Participating in EPIC Adaptive Surfing Event in Chigasaki, Japan
By Riyako Namiki, President and CEO
In the Tokyo Olympic Games this summer, a surfing became a new official event. While watching Japanese athletes’ outstanding performances in the sport, I remembered that I gave some help to an event about two years ago.
That was an occasion held by EPIC, a surfing school for the disabled. I supported the event at the request of Tomoko Okazaki, a professional wind surfer who’s also famous in the world of snow-boarding.
In the adaptive surfing, or the surfing for disabled people, four assistants are needed if a surfer is a child or an adult woman. Supporting a heavy-weight male surfer requires five assistants. In addition, several more assistants have to stand by on the beach to catch a surfer riding on a wave. Though it depends on the degree of disability, usually in this sport, a total of 10 assistants are needed to help a surfer.
In the Chigasaki event, local surfers and their friends joined as volunteer staff members.
They helped to use amphibious wheelchairs and attach handles to surfboards on the spot to enable participants to enjoy the occasion. I was also very impressed by flexible actions of professional marine-sport athletes, who had predicted surfers’ moves and reacted quickly according to circumstances. It was a wonderful event filled with many smiles and kindness.
I also met nice families of the participants. One family traveled all over Japan to seek for events for their disabled child, such as paragliding, skiing, surfing and mountain-biking. A mother of a child with severe disability came over from Aichi-Prefecture in central Japan as she had a strong belief that her child must be feeling something in the event.
In the event, I was in charge of the project called “Trash2Treasure” which created art works with plastic waste picked in a beach cleanup. We spent half an hour collecting a large amount of garbage on the beach. Then my daughters and I sorted out plastic waste according to their sizes for two hours. After that, along with participating children, we enjoyed decorating cardboards and photo stands with the collected stuff.
We find garbage anywhere in the world. There is no end to garbage-picking. The only solution to this problem is to reduce the amount of what we discard.
We should try to use and cherish what we have as long as possible and recycle garbage. If we can dig into our imagination and convert garbage into something nice, we don’t dump them. With the concept, Ms. Okazaki initiated the “Trash2Treasure” project.
“If you find some nice material out of what you thought to be garbage, you can feel passion in a beach cleanup and have fun,” she said. “Let’s try to transform trash into treasure!”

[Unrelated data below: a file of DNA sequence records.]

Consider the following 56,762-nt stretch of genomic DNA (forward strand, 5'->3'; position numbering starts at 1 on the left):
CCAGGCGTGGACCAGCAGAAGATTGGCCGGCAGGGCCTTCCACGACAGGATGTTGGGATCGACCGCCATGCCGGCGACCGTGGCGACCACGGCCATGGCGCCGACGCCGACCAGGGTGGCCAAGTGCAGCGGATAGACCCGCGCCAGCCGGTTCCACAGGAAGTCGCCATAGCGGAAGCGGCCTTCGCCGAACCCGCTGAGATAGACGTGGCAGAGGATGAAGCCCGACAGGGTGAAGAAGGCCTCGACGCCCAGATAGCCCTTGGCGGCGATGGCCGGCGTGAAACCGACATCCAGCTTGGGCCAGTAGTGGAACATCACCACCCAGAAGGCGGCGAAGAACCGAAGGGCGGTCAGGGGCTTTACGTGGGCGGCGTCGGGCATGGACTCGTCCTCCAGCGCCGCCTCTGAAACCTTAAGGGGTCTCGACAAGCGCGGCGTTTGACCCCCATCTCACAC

Thanks to this event, I made many friends who have disabilities. I always learn many things from them.
For example, I have noticed that wheelchair users hope to be talked to frankly. Now I can feel free to speak to them on streets in case they seem to need someone’s help. Even if they say in response that they don’t need any assistance, I would rather speak to them and feel better than I look away from them and pass by. Anyone can have a barrier-free mind by making a little effort.
“Thanks to you. It’s mutual benefit.” This is the phrase I have got fond of very much recently. I hope that the idea will be passed onto next generations.
Both Ms. Okazaki and I have worked in the wildness, though the field for her activities is the ocean while mine is a mountain. For more than two decades we have shared awareness of environmental problems and acted together. I believe that humans are so small and great nature just lets us play in it. I would like to keep teaching sports and plays in great nature to children and disabled people.
At the end of my essay, I would like to introduce books written by my friends. I sincerely hope that not only adults but also junior and senior high school students will read these books this summer! (Both books are available only in the Japanese version at the moment. )
I Have Been Working on the Railroad
By Chihiro Yamada
A Japanese salary-man lost his two legs and one arm in a railroad accident at the age of 20. When he folded the laundry and broke eggs for the first time, he had to do so with one arm. It was natural to him. “If you wish to see a light in the darkness, just try to count the number of positive things,” he said. “Just do a count of positive things, not negative.” I bet you will be encouraged by him doing his best.
My Round-the-World Trip on Wheelchair; Once I died
By Tatsuya Miyo – a travel writer on wheelchair
The author got a serious injury in a motor bike accident at the age of 18, after dropping out of high school, and has since been in a wheelchair. This is a journal of his round-the-world trip without any caretakers. I’m sure that many readers will be encouraged by the changes of his mind and actions. We can share his view that the best part of a trip is something unexpected. The book is full of laughter, tears and meetings with people.
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